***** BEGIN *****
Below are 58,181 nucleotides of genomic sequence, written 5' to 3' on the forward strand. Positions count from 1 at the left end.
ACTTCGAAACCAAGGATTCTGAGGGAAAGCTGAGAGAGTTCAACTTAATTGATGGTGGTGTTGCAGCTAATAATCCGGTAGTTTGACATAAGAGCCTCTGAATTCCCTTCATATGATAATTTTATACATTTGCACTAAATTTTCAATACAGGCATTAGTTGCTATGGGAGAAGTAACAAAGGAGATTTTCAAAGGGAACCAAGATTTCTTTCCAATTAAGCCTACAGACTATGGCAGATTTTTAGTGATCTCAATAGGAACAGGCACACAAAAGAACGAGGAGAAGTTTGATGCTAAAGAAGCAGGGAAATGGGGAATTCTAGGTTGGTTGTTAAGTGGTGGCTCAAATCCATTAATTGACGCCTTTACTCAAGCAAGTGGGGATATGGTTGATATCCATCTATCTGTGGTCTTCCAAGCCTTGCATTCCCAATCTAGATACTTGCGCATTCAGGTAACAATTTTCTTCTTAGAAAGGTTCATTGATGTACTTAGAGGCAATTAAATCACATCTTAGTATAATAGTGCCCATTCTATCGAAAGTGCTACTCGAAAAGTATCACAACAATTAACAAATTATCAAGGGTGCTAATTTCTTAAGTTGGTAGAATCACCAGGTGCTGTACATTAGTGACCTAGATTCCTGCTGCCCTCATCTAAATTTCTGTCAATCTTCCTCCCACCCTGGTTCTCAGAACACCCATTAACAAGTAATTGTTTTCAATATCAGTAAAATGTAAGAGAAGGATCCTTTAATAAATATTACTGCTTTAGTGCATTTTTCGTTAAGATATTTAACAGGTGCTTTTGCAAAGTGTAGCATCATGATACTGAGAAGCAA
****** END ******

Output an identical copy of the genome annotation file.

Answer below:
Below are 58,181 nucleotides of genomic sequence, written 5' to 3' on the forward strand. Positions count from 1 at the left end.
ACTTCGAAACCAAGGATTCTGAGGGAAAGCTGAGAGAGTTCAACTTAATTGATGGTGGTGTTGCAGCTAATAATCCGGTAGTTTGACATAAGAGCCTCTGAATTCCCTTCATATGATAATTTTATACATTTGCACTAAATTTTCAATACAGGCATTAGTTGCTATGGGAGAAGTAACAAAGGAGATTTTCAAAGGGAACCAAGATTTCTTTCCAATTAAGCCTACAGACTATGGCAGATTTTTAGTGATCTCAATAGGAACAGGCACACAAAAGAACGAGGAGAAGTTTGATGCTAAAGAAGCAGGGAAATGGGGAATTCTAGGTTGGTTGTTAAGTGGTGGCTCAAATCCATTAATTGACGCCTTTACTCAAGCAAGTGGGGATATGGTTGATATCCATCTATCTGTGGTCTTCCAAGCCTTGCATTCCCAATCTAGATACTTGCGCATTCAGGTAACAATTTTCTTCTTAGAAAGGTTCATTGATGTACTTAGAGGCAATTAAATCACATCTTAGTATAATAGTGCCCATTCTATCGAAAGTGCTACTCGAAAAGTATCACAACAATTAACAAATTATCAAGGGTGCTAATTTCTTAAGTTGGTAGAATCACCAGGTGCTGTACATTAGTGACCTAGATTCCTGCTGCCCTCATCTAAATTTCTGTCAATCTTCCTCCCACCCTGGTTCTCAGAACACCCATTAACAAGTAATTGTTTTCAATATCAGTAAAATGTAAGAGAAGGATCCTTTAATAAATATTACTGCTTTAGTGCATTTTTCGTTAAGATATTTAACAGGTGCTTTTGCAAAGTGTAGCATCATGATACTGAGAAGCAA